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Sky Urban Vertical Farming System

Image credit: Sky Greens


Vegetables, water, sun, urban infrastructure


Ongoing research into the working conditions of those developing, building, and farming in the vertical farming system


Sky Greens company led by Mr. Jack Ng, Inventor and Founder of Sky Greens


Grow and provide food for urban environments


Ongoing research into who can access the food grown in the farming system


Working to secure food for those living in Singapore; ongoing research needed to understand who in Singapore benefits from the food production.

Life cycle

The SUVFS is advertised as low-carbon but no third parties have verified this claim

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Feeding Cities without the Environmental Cost of Production and Import

How humans eat significantly impacts climate change. Food production and distribution contributes around 37 per cent of global greenhouse gas emissions, according to a study run by Dr. Atul Jain at the University of Illinois. But not all foods contribute equally. CO2 emissions from most plant-based products rank 10-50 times lower than most animal products. It’s clear from available data that consuming less meat is the most impactful way to decrease greenhouse gasses, because raising animals — especially cows — requires an enormous amount of grazing land and feed. 

Along with the type of food, the length and method of transportation contributes to the production of greenhouse gasses. According to State of the Planet, conventionally produced food might travel on average 1,500 miles over water, rail, and road before being purchased. A study from 2008, “Food-Miles and the Relative Climate Impacts of Food Choices in the United States,” analyzed production, transportation, and distribution of food in the US to find that transportation accounts for 11 percent of food’s greenhouse gas emissions. 

The Sky Urban Vertical Farming System works to counter the poor impact of both land production and transportation. 

Photo courtesy of Sky Greens

The Sky Urban Vertical Farming System includes 38 layers of troughs filled with leafy vegetables in a rotating A-frame structure that uses hydraulic technology and gravitational principles to maintain a greenhouse almost nine meters tall. The structure weighs 1.7 tons and requires only 0.5 liters of water per day. The system also reuses water once the cycle is complete. Using minimal land, water and energy resources, the system provides fresh, locally grown vegetables, and has a dramatically smaller carbon footprint than imported produce.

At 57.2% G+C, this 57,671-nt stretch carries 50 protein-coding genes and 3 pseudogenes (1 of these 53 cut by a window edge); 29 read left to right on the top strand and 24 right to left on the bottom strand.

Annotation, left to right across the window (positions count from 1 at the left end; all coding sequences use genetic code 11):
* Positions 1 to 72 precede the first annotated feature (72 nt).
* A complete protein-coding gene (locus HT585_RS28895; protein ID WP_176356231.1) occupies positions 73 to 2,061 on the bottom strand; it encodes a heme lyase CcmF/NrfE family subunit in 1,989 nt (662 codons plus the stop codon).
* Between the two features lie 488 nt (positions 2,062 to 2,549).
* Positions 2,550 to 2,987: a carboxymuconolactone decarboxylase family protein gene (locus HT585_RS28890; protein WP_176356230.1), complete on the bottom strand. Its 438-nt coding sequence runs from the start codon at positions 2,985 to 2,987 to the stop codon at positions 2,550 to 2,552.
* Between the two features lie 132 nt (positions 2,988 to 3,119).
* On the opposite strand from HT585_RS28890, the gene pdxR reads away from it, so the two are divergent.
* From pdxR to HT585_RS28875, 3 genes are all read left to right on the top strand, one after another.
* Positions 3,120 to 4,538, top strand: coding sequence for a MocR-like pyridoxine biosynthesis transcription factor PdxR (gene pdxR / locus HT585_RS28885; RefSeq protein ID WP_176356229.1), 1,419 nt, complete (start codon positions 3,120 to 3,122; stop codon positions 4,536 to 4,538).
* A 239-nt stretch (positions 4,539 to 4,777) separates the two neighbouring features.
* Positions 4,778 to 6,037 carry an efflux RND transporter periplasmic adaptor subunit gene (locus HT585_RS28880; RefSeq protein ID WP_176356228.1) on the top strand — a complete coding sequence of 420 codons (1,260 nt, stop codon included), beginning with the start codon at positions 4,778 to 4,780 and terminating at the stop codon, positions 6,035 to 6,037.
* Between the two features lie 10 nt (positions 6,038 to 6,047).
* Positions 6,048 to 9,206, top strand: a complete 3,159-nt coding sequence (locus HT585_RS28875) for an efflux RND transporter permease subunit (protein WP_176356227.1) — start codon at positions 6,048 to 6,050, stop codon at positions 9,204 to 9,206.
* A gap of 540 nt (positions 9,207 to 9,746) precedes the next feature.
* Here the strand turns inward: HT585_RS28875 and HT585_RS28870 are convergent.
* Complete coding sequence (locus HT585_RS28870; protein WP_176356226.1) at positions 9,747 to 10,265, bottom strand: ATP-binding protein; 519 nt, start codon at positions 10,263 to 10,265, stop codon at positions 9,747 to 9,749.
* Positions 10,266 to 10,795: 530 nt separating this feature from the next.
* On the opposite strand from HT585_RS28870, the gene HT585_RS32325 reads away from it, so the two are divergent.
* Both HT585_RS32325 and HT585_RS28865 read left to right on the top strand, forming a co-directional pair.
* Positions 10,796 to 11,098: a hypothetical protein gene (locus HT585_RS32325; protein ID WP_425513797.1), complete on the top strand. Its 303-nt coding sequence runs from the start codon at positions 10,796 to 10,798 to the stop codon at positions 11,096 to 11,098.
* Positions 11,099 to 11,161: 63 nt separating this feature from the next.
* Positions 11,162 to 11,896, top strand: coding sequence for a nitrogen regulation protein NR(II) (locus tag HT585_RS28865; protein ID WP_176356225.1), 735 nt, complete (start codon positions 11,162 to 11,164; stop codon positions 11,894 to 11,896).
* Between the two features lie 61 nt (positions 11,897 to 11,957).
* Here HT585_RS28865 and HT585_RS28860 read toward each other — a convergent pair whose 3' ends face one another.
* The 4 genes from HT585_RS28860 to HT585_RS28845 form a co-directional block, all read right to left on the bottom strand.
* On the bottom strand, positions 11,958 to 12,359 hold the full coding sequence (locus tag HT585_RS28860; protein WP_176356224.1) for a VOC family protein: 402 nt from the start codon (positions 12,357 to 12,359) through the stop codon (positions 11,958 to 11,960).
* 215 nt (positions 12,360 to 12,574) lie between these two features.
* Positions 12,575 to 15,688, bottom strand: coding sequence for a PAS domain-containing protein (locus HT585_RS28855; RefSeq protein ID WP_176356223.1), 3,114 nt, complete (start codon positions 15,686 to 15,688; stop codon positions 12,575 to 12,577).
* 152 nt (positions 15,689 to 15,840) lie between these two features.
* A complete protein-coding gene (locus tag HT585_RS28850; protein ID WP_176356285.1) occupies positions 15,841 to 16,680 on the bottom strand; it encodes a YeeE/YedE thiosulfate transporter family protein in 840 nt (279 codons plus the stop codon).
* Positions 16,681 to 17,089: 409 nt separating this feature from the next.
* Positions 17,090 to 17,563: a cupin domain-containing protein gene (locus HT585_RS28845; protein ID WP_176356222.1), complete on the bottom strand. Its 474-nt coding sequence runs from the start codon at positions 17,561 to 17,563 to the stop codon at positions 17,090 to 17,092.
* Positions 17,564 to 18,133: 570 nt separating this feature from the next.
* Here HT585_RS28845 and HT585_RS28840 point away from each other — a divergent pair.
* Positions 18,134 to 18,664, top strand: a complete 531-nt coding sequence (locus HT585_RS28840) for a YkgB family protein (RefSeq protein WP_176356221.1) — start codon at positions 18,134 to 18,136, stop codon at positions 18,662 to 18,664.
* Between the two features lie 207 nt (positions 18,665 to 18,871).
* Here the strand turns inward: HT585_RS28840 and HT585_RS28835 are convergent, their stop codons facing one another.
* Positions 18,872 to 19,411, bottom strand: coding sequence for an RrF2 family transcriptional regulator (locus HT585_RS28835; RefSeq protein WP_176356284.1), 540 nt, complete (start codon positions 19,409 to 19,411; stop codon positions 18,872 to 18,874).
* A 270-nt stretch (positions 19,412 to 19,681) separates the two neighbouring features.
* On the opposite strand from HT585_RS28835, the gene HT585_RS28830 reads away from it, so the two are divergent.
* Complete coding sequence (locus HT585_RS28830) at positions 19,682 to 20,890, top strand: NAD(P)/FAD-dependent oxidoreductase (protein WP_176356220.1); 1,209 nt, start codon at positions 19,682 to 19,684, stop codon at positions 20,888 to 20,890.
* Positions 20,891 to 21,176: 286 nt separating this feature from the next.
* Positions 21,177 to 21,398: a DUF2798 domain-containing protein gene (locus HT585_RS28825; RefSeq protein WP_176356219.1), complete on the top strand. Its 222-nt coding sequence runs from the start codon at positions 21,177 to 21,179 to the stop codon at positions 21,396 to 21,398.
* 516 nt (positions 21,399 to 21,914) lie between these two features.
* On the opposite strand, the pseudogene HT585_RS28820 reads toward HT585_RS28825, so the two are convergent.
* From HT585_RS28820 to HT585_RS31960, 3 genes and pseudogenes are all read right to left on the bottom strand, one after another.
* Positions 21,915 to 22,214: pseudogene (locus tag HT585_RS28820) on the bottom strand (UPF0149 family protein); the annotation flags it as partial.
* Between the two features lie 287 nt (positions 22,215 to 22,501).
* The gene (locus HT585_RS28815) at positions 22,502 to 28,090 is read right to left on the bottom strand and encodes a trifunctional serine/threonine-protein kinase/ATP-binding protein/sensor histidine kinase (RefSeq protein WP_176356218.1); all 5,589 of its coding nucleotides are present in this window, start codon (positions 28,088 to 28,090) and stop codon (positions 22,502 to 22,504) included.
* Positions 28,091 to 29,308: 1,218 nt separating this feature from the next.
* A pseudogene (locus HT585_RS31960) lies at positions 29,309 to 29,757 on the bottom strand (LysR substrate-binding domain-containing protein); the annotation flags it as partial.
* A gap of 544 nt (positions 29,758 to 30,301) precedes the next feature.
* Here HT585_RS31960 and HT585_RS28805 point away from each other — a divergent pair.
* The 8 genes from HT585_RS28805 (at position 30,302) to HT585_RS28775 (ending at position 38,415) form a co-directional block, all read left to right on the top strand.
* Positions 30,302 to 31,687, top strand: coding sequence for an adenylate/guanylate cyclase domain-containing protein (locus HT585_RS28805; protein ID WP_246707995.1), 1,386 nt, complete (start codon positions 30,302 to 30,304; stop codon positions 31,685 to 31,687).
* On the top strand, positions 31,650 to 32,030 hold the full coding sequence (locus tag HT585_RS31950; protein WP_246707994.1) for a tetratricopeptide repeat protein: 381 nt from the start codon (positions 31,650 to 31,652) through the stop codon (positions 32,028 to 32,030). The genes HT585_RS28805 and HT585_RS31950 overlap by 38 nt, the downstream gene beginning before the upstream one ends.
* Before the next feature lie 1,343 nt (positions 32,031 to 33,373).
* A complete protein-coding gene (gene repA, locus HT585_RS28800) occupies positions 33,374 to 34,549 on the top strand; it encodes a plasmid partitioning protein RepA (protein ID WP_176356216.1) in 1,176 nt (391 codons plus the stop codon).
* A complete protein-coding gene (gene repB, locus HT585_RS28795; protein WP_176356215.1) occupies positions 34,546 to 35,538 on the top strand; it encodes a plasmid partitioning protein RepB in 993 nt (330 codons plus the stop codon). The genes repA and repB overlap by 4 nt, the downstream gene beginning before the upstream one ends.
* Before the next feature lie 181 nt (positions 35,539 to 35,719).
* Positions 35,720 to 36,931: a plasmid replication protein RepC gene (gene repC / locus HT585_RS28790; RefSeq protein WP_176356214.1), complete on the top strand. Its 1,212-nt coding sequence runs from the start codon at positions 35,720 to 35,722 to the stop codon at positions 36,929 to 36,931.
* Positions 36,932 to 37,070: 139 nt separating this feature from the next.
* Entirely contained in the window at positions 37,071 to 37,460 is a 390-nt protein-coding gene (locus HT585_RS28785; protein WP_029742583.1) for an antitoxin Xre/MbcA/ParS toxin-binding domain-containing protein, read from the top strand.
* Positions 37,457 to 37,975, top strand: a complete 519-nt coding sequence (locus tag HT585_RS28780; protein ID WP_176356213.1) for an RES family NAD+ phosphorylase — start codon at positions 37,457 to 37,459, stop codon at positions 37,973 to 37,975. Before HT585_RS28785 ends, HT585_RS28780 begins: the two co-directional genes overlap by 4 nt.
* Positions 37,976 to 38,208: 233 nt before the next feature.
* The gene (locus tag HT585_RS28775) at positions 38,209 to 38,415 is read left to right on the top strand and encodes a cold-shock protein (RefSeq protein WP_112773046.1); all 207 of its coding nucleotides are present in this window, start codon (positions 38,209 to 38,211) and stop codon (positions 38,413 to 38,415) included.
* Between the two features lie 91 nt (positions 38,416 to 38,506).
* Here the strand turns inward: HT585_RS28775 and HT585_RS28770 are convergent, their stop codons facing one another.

The first experimental round of growth was celebrated as a success across publications in January 2011. Commercial operation began in 2012, and similar farms have appeared across the globe since. Kalera, a company building and running such farms, has installed them across the US, in cities including Denver, Atlanta, Orlando, Seattle, Honolulu, St. Paul, Columbus, and Houston. German agri-tech firm Infarm is peppering European and American cities with large vertical farms and farms within restaurants. And Taiwan is now utilizing unused metro stations as vertical farms.

Redesigning Farms to Save Space for Communities

Decreasing the amount of “food miles” not only decreases the amount of C02 produced. One benefit is that it keeps nutrient cycles at a local level. Jennifer G. Phillips, assistant professor at the Bard Center for Environmental Policy, and formerly a researcher at the Earth Institute’s International Research Institute for Climate and Society, noted that a key environmental benefit of vertical farming is that it doesn’t upset a region’s natural nutrient balance. Buying locally also benefits local communities by keeping money circulating through local farmers and consumers. Deconstructing conventional farming components and refiguring them into the urban fabric offers hope for the future of city livelihood.   

M21D and Sky Urban Vertical Farming System

The structure has received several awards that acknowledge its careful use of water and its success in growing more than ten times the amount of produce that could be grown on flat land. Open questions remain as to the cost of production, how many people it actually serves, and just how low-carbon it actually is.

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